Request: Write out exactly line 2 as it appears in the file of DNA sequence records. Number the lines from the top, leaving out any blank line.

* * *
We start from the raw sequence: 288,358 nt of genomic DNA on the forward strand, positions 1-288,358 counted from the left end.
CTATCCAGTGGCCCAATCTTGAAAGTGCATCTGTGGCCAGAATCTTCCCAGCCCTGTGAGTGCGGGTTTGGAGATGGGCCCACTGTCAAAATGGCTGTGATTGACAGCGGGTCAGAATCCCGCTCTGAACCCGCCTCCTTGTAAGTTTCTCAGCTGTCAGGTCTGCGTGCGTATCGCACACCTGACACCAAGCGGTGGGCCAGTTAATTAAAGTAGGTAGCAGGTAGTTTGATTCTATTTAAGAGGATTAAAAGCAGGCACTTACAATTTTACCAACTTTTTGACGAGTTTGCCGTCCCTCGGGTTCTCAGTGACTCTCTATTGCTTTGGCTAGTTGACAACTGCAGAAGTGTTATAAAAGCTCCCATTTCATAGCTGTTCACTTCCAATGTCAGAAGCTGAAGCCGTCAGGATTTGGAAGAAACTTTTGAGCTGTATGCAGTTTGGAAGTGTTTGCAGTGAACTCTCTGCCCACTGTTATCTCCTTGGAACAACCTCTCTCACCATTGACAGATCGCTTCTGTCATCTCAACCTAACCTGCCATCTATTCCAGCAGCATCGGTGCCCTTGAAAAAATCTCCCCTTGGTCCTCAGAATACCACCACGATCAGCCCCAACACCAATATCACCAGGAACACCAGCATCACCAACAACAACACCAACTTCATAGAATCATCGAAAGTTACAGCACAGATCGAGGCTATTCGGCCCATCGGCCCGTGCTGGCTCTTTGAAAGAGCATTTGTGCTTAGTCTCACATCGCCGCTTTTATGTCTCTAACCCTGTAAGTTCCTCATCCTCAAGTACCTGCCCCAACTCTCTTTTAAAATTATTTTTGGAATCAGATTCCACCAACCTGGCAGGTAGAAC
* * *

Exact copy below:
CTATCCAGTGGCCCAATCTTGAAAGTGCATCTGTGGCCAGAATCTTCCCAGCCCTGTGAGTGCGGGTTTGGAGATGGGCCCACTGTCAAAATGGCTGTGATTGACAGCGGGTCAGAATCCCGCTCTGAACCCGCCTCCTTGTAAGTTTCTCAGCTGTCAGGTCTGCGTGCGTATCGCACACCTGACACCAAGCGGTGGGCCAGTTAATTAAAGTAGGTAGCAGGTAGTTTGATTCTATTTAAGAGGATTAAAAGCAGGCACTTACAATTTTACCAACTTTTTGACGAGTTTGCCGTCCCTCGGGTTCTCAGTGACTCTCTATTGCTTTGGCTAGTTGACAACTGCAGAAGTGTTATAAAAGCTCCCATTTCATAGCTGTTCACTTCCAATGTCAGAAGCTGAAGCCGTCAGGATTTGGAAGAAACTTTTGAGCTGTATGCAGTTTGGAAGTGTTTGCAGTGAACTCTCTGCCCACTGTTATCTCCTTGGAACAACCTCTCTCACCATTGACAGATCGCTTCTGTCATCTCAACCTAACCTGCCATCTATTCCAGCAGCATCGGTGCCCTTGAAAAAATCTCCCCTTGGTCCTCAGAATACCACCACGATCAGCCCCAACACCAATATCACCAGGAACACCAGCATCACCAACAACAACACCAACTTCATAGAATCATCGAAAGTTACAGCACAGATCGAGGCTATTCGGCCCATCGGCCCGTGCTGGCTCTTTGAAAGAGCATTTGTGCTTAGTCTCACATCGCCGCTTTTATGTCTCTAACCCTGTAAGTTCCTCATCCTCAAGTACCTGCCCCAACTCTCTTTTAAAATTATTTTTGGAATCAGATTCCACCAACCTGGCAGGTAGAAC